smart spending

5 ways to find cash for caregivers

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Where should you start?

Consider this typical situation: An adult daughter attends to her mother about three hours per day, helping her dress, cook and eat, while monitoring her medications. "Other siblings may not live nearby and they may think they are helping by just calling their mom, without any real idea of what their sister is doing," says Richard Kaplan, a University of Illinois law professor who specializes in elder issues.

If donating her time is a hardship -- perhaps because she's cut back on her salaried job -- the first step toward getting compensated is to let other family members know exactly what services are being performed, Kaplan says. A parent may qualify for government assistance to pay for care. To be sure, the caregiver must outline what services are rendered to prove the assistance qualifies for payment.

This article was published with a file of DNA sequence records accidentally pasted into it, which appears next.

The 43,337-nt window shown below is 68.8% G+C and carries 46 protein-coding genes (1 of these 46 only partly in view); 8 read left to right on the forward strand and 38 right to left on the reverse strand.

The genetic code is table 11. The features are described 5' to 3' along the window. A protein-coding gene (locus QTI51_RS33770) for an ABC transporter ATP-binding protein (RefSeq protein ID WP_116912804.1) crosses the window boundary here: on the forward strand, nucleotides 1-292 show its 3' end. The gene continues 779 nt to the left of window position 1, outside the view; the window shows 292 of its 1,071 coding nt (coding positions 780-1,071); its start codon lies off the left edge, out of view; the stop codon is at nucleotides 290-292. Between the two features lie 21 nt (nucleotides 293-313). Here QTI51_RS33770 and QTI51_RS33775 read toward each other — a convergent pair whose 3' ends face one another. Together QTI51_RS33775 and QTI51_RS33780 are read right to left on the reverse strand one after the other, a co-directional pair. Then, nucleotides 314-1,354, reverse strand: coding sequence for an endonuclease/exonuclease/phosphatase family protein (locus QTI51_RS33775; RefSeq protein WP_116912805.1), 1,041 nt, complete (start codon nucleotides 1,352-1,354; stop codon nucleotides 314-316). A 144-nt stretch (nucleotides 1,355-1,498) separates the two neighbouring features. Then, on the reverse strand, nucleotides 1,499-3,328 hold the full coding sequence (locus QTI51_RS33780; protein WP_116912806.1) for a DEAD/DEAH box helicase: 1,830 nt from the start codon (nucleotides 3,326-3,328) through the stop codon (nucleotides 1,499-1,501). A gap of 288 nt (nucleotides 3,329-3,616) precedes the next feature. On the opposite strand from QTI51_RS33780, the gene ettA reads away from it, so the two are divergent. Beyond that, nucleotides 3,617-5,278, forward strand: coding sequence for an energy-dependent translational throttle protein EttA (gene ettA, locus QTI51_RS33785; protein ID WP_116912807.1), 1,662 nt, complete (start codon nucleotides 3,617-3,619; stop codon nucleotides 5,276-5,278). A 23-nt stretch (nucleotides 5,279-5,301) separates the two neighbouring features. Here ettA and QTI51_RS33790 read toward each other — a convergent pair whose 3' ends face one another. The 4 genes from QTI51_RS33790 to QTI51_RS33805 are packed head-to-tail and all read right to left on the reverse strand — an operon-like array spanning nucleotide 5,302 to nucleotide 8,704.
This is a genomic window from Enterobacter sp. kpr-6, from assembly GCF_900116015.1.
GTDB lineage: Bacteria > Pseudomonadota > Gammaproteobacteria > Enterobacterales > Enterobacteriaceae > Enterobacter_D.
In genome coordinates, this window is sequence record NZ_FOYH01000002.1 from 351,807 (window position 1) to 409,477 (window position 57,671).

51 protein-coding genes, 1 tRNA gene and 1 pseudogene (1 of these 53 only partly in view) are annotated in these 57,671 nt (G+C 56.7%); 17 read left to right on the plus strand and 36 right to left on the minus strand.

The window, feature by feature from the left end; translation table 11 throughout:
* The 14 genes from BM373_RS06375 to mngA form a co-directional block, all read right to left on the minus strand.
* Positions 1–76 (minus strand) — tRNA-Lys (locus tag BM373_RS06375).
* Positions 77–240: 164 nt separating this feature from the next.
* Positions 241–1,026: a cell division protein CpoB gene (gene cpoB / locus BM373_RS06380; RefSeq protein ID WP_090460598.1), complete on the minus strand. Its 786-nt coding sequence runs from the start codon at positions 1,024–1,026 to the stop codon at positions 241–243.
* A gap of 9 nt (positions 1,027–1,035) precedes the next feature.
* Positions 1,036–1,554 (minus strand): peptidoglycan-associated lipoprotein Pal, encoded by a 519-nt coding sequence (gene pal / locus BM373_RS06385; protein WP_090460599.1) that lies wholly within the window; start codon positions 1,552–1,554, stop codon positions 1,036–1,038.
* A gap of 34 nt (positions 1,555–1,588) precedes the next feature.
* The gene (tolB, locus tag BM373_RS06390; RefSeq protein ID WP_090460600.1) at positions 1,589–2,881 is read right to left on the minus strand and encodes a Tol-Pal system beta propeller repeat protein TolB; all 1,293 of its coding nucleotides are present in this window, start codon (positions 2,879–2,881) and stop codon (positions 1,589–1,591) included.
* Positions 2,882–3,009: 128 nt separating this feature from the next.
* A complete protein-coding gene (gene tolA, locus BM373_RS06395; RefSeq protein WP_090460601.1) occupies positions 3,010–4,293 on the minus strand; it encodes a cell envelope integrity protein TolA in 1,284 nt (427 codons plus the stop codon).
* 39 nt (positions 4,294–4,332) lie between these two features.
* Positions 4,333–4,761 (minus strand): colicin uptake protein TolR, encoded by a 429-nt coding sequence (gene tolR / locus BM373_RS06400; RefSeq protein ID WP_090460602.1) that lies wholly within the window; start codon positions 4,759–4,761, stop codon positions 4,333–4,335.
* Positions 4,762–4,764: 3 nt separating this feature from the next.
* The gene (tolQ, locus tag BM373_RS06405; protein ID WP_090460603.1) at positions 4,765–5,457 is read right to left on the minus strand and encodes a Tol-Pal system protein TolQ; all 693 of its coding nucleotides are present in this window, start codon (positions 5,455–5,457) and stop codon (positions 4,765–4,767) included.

If a parent qualifies for Medicaid, he or she may be able to qualify for a growing number of programs, says Kevin Mahoney, director of the Center for the Study of Home and Community Life at Boston College. State rules differ, but you must be low-income and have assets outside of a home worth only about $2,000.

Also, veterans or their surviving spouses may qualify for similar assistance through the Department of Veterans Affairs.




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